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Rising knowledge of metabolic pathways at genetic, cellular, and molecular levels is giving rise to more focused molecular drug targets, reports a new analysis from Frost & Sullivan.
This, coupled with significant advances in drug discovery technologies is rekindling interest in the immense potential of therapeutic diabetes drugs, resulting in a multiplicity of pharmaceutical drug targets.
"Toxic side effects of conventional oral hypoglycemic drugs is driving the need for novel drugs with better safety, efficacy, and tolerability profile, which would have a different mechanism of action altogether," says Frost & Sullivan Research Analyst Sangeetha Prabakar. "The pharmaceutical sector is likely to witness further influx of drugs that could replicate the normal insulin activity thereby, enhancing the biosynthesis of insulin in a patient."
If you are interested in a virtual brochure, which provides manufacturers, end users, and other industry participants an overview of the latest analysis of the Emerging Therapies for Diabetes, then send an email to Melina Trevino - Corporate Communications at melina.trevino[.]frost.com with the following information: your full name, company name, title, telephone number, email address, city, state, and country. We will send you the information via email upon receipt of the above information.
The imminent commercialization of inhalable and oral insulin as well as insulin patches can replace insulin injections. Another trend in insulin therapies is the increased availability of insulin types that suit patient needs such as rec-human insulin, regular, lente, lispro, and 70/30, each with different action, peak activity, and duration.
The majority of insulin used is genetically engineered human insulin and is likely to replace all other forms of insulin in the future. These non-invasive delivery mechanisms are likely to enhance patient convenience and adherence to insulin therapy, which can lead to increased insulin market demands.
Advances in encapsulation technologies, bio-sensing devices, and insulin delivery methods are driving innovations in islet cell transplant and artificial pancreas. Moreover, the two therapies have a huge potential of offering a long-term cure for type-1 diabetes.
If commercialized successfully, the islet cell therapies will likely replace whole pancreas transplants in the future. In this therapy, insulin-producing islet cells are injected into the liver through a simple non-surgical procedure. In the future patients might prefer islet cell therapies to whole organ transplant considering the risks of adverse immune reactions due to foreign tissue rejection, requiring a lifetime of immunosuppressive treatment.
Another recent development has been the artificial pancreas, which consists of a glucose sensor, insulin pump, and computer software that connects the two to enable automated monitoring, dose adjustments, and insulin infusion without patient intervention.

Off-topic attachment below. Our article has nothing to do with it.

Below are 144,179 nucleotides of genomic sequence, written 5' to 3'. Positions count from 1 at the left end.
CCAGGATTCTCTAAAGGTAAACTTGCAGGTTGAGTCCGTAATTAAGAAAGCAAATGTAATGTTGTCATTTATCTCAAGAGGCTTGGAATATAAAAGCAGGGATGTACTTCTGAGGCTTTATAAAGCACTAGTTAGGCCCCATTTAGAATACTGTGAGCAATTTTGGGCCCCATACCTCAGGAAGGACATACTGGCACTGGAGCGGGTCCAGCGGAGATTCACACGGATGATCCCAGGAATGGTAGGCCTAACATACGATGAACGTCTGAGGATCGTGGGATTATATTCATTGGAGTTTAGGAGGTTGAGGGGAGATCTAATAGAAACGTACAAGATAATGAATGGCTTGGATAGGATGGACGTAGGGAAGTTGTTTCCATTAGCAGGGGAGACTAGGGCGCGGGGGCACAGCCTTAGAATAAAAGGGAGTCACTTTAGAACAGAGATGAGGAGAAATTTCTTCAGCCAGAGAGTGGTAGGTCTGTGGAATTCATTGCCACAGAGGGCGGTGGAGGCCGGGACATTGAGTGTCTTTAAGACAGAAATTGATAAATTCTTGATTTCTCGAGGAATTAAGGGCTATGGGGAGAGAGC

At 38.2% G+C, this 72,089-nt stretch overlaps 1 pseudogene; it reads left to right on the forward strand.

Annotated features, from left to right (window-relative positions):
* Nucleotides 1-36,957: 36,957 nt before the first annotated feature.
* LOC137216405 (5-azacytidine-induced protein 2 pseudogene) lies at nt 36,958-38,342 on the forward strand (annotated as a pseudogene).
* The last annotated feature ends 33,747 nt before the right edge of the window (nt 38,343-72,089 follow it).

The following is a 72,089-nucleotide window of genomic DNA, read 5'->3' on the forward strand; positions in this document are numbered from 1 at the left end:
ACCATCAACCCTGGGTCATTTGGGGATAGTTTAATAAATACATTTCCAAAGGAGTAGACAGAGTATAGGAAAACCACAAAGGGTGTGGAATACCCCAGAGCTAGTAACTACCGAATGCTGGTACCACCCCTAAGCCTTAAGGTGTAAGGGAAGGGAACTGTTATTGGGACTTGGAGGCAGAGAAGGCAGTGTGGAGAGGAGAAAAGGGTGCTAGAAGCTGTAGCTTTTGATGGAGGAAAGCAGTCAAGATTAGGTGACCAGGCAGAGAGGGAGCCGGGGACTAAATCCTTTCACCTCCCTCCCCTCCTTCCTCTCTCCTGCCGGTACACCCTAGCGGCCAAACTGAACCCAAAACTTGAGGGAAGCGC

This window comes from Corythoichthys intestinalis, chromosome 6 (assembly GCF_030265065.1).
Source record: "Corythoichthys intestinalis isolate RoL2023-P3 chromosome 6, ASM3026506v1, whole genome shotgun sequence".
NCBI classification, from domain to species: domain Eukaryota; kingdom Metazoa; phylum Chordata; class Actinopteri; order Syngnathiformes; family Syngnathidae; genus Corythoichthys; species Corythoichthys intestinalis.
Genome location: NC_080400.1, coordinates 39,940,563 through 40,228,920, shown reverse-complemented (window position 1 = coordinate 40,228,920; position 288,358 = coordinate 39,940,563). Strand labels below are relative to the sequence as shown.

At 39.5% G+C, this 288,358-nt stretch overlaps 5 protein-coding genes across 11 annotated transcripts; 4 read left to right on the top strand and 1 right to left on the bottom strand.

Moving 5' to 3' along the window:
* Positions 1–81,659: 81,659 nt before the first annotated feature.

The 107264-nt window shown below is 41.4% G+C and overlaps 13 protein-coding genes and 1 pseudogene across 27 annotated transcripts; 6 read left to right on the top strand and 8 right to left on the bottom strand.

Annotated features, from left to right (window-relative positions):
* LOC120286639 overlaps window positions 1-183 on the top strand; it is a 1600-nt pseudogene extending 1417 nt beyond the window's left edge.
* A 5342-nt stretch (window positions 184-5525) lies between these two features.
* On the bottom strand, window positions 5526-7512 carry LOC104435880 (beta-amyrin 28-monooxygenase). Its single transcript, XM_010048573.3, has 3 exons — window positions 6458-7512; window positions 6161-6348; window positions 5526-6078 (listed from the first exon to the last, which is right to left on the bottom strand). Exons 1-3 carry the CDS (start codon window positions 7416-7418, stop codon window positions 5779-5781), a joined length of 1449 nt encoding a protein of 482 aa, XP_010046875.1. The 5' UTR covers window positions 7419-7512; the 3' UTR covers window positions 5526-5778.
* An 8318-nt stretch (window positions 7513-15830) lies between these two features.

Major device manufacturers and technology companies and institutions around the world have already received considerable amounts of funding for expediting the development, testing, and commercialization of such devices. The application of nanotechnology in future glucose sensing devices, artificial pancreas research, and gene delivery techniques can significantly boost further developments in this sector.
However, huge costs, apprehensions regarding new drug prescription, and self-medication pose significant challenges. Low-income groups in developing countries, unable to afford expensive anti-diabetic drugs, look for low-priced and easily available alternative and complementary medicines. This brings down the market demand for existing as well as incoming drugs. Hence, drug manufactures can focus on uniform availability of beneficial drugs by reducing the selling price.
As medical practitioners require periodic updates about new medications, their contraindications, costs, and efficacies, the pharmaceutical industry will benefit by keeping physicians informed.
"It is crucial to increase patient awareness of the disease complications and the importance of continuous and regular monitoring of the disease," notes Prabakar. "Educators also need to focus on the advances in drug discovery and delivery technologies, importance of self-management goals, monitoring devices, and the availability and usage of user-friendly as well as home-based testing tools, by providing instruction and support through regular awareness campaigns."
Emerging Therapies for Diabetes is part of the Technical Insights - Healthcare vertical subscription service. The study examines pharmacotherapy, insulin therapy, pancreas transplant, islet cell transplant, artificial pancreas, and gene therapy. Interviews are available to the press.
Technical Insights is an international technology analysis business that produces a variety of technical news alerts, newsletters, and research services.
About Frost & Sullivan
Frost & Sullivan, a global growth consulting company, has been partnering with clients to support the development of innovative strategies for more than 40 years. The company's industry expertise integrates growth consulting, growth partnership services, and corporate management training to identify and develop opportunities. Frost & Sullivan serves an extensive clientele that includes Global 1000 companies, emerging companies, and the investment community by providing comprehensive industry coverage that reflects a unique global perspective and combines ongoing analysis of markets, technologies, econometrics, and demographics.
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